Figure 1: Economic Policy Uncertainty Index

Source: Thomson Reuters

Growth still trending lower

Figure 2: Global Manufacturing PMI

Source: Thomson Reuters

Although the Economic Policy Uncertainty Index has been improving, global growth and production remains lacklustre.

Yield curves in developed market (DM) economies remain flat

Figure 3: Nominal yield curves of various advanced economies

Source: Thomson Reuters

Yield curves across DMs remain flat as fears of low growth and possibly a recession continue to weigh on market participants.

Markets are expecting interest rate accommodation going forward

It is difficult to say that a new downward trend has resumed in yields as a soft landing/ no recession environment could see yields recover quickly.

Figure 4: Global interest rates

Source: Thomson Reuters

The inflation outlook remains benign

Figure 5: Global inflation

Source: Thomson Reuters

Low inflation should help avoid stagflation globally. Although low inflation is a challenge for central bankers, we view this as a positive occurrence in avoiding a stagflation scenario especially given the low-growth environment that we are experiencing. Moreover, should upside risks for inflation remain muted, we expect that this will provide leeway for growth to be reignited without the risk of a global recession.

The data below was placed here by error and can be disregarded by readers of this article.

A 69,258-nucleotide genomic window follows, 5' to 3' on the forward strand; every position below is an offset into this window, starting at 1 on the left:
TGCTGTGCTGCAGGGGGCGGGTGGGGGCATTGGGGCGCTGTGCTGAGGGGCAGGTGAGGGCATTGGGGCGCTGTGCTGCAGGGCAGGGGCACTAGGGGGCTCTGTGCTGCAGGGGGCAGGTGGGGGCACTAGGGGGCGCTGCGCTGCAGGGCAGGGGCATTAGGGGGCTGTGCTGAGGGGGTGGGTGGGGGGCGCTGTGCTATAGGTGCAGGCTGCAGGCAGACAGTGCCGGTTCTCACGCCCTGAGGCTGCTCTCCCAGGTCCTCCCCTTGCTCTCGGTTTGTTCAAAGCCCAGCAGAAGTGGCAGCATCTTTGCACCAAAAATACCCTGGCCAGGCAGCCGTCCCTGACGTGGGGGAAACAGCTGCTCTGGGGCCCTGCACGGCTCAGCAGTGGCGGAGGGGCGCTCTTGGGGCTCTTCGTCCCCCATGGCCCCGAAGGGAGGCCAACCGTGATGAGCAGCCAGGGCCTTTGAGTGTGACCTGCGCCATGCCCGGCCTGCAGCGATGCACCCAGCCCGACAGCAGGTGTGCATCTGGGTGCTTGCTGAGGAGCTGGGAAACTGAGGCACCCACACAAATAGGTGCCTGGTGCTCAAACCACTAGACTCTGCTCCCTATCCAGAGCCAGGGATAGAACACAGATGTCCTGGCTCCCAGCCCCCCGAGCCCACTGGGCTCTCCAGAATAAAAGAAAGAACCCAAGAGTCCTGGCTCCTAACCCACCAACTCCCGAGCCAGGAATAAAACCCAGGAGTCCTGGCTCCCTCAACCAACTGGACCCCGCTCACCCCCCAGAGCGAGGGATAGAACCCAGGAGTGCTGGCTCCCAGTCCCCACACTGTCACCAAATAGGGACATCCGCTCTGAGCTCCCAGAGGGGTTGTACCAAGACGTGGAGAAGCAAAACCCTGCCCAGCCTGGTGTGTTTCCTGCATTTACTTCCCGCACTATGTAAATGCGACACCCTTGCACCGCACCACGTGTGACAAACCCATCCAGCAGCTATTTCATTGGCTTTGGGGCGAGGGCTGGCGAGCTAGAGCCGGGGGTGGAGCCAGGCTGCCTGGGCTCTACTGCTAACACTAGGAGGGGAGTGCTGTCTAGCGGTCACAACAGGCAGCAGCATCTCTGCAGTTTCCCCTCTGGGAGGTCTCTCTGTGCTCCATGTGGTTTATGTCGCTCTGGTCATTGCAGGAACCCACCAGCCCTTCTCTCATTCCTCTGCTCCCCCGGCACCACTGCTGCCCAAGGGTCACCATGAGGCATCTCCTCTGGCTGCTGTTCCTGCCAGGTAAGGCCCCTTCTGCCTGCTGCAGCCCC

Furthermore, low inflation should provide time for growth to reset and recover. This outcome will be supported by a declining Uncertainty Index.

Oil price effect continues to be muted

A suppressed oil price should also help keep inflation anchored at lower levels.

Figure 6: Effect of oil prices on US inflation

Source: Thomson Reuters

Consumers remain optimistic

Figure 7: Consumer Confidence Indicators

Source: Thomson Reuters

Although there has been a slight fall in global consumer confidence levels, these nevertheless remain optimistic with the trend continuing to be upward.

China – the elephant in the room